Almost everyone has heard of the “fog of war,” but the “fog of living” is depression. “Depression affects memory and effectiveness (not to mention the ability to get up, get dressed, and function),” Anderson says. “If you can control your physiology, you can relax, focus, and remember.”

In a study reported in the Journal of Sports Medicine and Physical Fitness in 2001, 80 young male and female volunteers were tested for mood and then did aerobics for an hour. Of the 80, 52 were depressed before the exercise. That group was the most likely to benefit, reporting a reduction in anger, fatigue, and tension. They also felt more vigorous after the workout.

Effects of Exercise on Depression continued…

A well-known study was done at Duke University involving 150 people 50 or older who had been diagnosed with depression. They were divided into three groups and given either exercise as a treatment for four months, the antidepressant drug Zoloft, or a combination of the two.

At the end of the four months, all three groups felt better. But the researchers didn’t leave it there. They checked again in six months, and the exercise group had relapsed at significantly lower rates than the Zoloft or combination groups. In fact, the scientists felt that giving the Zoloft along with the exercise undermined the effects of the exercise, saying the combination group might have preferred to feel they had worked for their improvement rather than having to take a pill.

This doesn’t mean, the researcher said, that exercise is a cureall for every case of depression. Seeking out the study showed motivation, and motivation can be hard to come by when you’re depressed.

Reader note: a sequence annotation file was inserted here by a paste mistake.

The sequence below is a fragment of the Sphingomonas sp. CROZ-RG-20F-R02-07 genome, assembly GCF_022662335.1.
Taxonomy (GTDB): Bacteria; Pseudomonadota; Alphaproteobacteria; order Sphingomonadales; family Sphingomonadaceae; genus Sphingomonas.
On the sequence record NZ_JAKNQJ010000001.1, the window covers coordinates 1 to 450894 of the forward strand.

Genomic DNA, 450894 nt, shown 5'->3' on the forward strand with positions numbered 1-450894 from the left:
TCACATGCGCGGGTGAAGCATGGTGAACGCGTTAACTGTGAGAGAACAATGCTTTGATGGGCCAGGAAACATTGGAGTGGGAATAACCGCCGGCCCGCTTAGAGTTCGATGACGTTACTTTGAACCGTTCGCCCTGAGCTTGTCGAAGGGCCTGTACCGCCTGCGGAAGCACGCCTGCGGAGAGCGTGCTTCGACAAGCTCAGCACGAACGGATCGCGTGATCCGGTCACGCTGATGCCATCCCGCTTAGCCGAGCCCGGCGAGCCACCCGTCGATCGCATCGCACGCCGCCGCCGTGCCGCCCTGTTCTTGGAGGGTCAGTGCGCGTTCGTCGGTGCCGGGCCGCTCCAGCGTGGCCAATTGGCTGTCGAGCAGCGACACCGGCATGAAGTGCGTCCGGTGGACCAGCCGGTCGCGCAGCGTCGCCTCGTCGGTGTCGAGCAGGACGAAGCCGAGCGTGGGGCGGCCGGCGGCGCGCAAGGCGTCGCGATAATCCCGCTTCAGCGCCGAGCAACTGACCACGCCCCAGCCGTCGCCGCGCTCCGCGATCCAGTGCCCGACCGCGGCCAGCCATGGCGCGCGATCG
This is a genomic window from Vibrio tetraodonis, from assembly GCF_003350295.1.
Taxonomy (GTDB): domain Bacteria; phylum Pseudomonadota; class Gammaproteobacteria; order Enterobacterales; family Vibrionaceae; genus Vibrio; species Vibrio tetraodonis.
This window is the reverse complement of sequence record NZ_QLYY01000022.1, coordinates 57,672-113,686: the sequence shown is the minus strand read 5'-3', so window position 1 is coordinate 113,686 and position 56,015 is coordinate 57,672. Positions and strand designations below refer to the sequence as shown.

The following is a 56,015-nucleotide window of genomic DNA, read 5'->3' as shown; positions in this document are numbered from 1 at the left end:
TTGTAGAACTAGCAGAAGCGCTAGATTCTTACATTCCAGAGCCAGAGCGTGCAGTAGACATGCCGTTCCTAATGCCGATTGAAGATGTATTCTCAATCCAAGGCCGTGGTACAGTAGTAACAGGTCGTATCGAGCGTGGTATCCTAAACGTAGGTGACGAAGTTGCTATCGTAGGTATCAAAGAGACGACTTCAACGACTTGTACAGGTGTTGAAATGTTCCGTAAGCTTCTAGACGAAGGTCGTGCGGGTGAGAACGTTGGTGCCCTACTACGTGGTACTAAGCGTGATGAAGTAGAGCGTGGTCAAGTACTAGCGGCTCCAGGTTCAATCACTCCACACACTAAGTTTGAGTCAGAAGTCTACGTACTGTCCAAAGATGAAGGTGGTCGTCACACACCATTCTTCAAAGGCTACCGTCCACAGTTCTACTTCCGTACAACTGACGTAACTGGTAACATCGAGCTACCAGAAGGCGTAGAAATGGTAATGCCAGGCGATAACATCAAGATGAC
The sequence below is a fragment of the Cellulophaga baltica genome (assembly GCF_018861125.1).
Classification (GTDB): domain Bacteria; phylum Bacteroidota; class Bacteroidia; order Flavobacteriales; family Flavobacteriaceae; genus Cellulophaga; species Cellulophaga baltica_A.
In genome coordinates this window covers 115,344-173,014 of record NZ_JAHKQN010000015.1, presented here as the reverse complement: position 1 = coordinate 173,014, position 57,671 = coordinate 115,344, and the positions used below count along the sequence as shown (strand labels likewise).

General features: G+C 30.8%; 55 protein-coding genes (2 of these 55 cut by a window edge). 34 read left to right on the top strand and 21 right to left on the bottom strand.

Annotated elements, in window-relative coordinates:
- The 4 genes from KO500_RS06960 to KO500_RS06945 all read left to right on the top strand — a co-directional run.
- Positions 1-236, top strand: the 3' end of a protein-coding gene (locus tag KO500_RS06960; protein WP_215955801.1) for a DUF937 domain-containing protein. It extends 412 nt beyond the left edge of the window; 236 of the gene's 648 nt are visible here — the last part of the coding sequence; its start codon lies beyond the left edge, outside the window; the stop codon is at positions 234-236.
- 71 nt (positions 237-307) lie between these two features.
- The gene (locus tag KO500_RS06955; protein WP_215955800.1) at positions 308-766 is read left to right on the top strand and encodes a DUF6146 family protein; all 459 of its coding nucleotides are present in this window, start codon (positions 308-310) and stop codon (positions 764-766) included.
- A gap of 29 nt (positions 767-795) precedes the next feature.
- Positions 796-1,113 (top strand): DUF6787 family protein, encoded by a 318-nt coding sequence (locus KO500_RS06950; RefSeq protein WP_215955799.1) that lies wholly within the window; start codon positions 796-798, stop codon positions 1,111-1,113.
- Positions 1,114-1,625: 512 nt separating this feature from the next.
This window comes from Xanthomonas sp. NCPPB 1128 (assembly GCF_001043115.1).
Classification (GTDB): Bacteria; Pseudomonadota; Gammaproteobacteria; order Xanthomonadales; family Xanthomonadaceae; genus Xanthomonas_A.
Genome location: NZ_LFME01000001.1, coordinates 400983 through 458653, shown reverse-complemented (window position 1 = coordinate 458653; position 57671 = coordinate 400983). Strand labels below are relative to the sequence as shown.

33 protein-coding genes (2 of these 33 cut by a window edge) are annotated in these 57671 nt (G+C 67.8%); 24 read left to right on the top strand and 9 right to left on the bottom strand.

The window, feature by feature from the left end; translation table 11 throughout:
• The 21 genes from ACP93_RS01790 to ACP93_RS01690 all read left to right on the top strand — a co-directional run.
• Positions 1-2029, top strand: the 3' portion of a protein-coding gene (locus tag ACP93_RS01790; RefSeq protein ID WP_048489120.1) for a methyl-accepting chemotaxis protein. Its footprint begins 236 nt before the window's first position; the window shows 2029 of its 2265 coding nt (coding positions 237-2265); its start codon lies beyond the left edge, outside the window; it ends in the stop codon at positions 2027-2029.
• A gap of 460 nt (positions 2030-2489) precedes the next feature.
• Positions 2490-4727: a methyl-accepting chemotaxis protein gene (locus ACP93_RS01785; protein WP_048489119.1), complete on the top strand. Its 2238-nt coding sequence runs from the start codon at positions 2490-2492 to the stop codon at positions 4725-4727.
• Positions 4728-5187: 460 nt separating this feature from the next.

Bipolar disorder also does not seem to respond as well to exercise. On the other hand, anxiety disorders sometimes respond even more quickly.

 If You Want to Try Exercise as a Brain Trainer

Single bouts of exercise can reduce anxiety for several hours afterward, although there may be a lag time before the good feeling sets in if exercise is too intense (good news for those who find fanatical, prolonged, “check your pulse” exercise unappealing).

Therefore, low to moderate forms of exercise are recommended for brain training. Ratey recommends 8 to 12 minutes a day of sweating and breathing-hard exercise (60% of maximum heart rate) for brain training.

Anderson says a minimum would be 30 minutes of moderate exercise, walking, hiking, or swimming, three times a week. Half an hour to an hour, four to five times a week would be even better. For those who want to be REALLY on the ball, 90 minutes five to six times a week would not be out of line, she says.